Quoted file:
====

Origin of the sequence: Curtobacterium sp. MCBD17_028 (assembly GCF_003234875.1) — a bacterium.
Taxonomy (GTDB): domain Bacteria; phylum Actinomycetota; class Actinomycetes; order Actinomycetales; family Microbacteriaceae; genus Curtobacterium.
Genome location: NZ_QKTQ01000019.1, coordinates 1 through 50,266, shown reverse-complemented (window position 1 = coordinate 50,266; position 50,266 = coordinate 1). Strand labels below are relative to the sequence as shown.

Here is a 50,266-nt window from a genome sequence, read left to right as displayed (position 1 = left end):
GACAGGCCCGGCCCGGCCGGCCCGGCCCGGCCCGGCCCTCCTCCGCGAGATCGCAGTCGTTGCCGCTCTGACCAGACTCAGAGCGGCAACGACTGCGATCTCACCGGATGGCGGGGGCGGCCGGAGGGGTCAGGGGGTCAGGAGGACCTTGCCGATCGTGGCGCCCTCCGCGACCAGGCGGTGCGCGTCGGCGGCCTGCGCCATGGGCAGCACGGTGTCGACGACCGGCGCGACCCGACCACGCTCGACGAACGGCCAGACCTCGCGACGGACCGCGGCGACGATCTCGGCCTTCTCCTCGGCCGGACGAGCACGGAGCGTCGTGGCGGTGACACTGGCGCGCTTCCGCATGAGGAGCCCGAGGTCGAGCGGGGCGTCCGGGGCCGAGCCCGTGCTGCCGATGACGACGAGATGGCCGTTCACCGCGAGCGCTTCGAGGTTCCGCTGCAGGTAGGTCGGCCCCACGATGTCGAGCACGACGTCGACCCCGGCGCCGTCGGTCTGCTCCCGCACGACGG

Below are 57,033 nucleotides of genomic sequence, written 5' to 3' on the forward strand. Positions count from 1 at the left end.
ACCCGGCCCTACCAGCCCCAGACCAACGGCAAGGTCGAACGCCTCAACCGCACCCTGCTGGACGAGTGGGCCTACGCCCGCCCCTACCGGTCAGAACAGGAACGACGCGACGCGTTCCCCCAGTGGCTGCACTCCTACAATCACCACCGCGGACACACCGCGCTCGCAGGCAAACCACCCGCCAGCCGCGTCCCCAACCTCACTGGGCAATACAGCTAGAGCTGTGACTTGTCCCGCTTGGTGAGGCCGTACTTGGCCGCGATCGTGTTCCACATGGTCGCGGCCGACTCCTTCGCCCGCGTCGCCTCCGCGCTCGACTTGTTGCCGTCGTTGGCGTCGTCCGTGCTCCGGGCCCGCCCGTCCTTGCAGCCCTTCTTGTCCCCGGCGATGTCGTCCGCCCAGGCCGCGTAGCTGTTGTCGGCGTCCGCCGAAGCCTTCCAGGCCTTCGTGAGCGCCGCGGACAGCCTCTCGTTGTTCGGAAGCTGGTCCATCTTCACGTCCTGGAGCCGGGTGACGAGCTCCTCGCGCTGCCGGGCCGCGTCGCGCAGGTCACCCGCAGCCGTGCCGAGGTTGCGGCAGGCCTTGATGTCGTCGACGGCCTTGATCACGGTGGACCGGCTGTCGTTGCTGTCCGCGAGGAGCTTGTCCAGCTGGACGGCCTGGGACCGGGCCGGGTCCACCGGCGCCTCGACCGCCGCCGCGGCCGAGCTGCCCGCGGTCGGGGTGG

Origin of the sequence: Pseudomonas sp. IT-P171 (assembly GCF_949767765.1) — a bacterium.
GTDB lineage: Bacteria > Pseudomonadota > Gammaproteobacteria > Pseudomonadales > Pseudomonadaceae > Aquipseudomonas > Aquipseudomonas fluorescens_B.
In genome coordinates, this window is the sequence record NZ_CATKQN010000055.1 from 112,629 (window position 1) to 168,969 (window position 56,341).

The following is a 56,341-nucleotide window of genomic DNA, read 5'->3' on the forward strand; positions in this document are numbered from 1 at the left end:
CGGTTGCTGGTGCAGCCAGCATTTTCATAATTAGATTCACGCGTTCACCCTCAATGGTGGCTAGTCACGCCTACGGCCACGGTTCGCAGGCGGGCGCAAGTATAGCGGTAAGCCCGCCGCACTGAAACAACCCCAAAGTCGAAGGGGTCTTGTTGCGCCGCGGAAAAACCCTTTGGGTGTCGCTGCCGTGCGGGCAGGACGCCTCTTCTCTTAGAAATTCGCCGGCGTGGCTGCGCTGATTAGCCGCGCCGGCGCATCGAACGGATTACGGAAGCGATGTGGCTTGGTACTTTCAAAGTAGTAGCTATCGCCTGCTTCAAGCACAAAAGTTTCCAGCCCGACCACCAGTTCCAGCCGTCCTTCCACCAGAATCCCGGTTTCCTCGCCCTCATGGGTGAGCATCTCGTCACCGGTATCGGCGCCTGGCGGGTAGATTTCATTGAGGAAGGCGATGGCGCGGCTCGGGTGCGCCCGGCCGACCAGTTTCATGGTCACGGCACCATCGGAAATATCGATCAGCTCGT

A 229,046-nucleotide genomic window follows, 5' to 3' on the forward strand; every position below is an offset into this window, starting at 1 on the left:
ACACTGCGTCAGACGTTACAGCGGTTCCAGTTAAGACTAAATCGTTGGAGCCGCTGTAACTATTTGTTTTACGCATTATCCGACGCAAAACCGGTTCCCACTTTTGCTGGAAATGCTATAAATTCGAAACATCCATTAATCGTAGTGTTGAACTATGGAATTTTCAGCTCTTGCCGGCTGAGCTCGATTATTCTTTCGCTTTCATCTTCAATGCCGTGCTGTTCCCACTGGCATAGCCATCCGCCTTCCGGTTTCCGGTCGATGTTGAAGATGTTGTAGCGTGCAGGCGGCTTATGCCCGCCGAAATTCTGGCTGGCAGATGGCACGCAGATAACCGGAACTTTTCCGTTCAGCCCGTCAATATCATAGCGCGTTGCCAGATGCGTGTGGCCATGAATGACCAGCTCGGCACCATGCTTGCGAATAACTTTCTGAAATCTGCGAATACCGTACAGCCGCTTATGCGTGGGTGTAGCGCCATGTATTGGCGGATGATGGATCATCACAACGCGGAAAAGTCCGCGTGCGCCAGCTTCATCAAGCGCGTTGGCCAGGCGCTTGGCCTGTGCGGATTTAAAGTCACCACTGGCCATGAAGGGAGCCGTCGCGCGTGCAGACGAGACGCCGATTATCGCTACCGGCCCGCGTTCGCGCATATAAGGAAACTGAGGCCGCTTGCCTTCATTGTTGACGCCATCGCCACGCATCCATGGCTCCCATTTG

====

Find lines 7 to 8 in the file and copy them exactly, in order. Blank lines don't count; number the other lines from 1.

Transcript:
ACCCGGCCCTACCAGCCCCAGACCAACGGCAAGGTCGAACGCCTCAACCGCACCCTGCTGGACGAGTGGGCCTACGCCCGCCCCTACCGGTCAGAACAGGAACGACGCGACGCGTTCCCCCAGTGGCTGCACTCCTACAATCACCACCGCGGACACACCGCGCTCGCAGGCAAACCACCCGCCAGCCGCGTCCCCAACCTCACTGGGCAATACAGCTAGAGCTGTGACTTGTCCCGCTTGGTGAGGCCGTACTTGGCCGCGATCGTGTTCCACATGGTCGCGGCCGACTCCTTCGCCCGCGTCGCCTCCGCGCTCGACTTGTTGCCGTCGTTGGCGTCGTCCGTGCTCCGGGCCCGCCCGTCCTTGCAGCCCTTCTTGTCCCCGGCGATGTCGTCCGCCCAGGCCGCGTAGCTGTTGTCGGCGTCCGCCGAAGCCTTCCAGGCCTTCGTGAGCGCCGCGGACAGCCTCTCGTTGTTCGGAAGCTGGTCCATCTTCACGTCCTGGAGCCGGGTGACGAGCTCCTCGCGCTGCCGGGCCGCGTCGCGCAGGTCACCCGCAGCCGTGCCGAGGTTGCGGCAGGCCTTGATGTCGTCGACGGCCTTGATCACGGTGGACCGGCTGTCGTTGCTGTCCGCGAGGAGCTTGTCCAGCTGGACGGCCTGGGACCGGGCCGGGTCCACCGGCGCCTCGACCGCCGCCGCGGCCGAGCTGCCCGCGGTCGGGGTGG

Origin of the sequence: Pseudomonas sp. IT-P171 (assembly GCF_949767765.1) — a bacterium.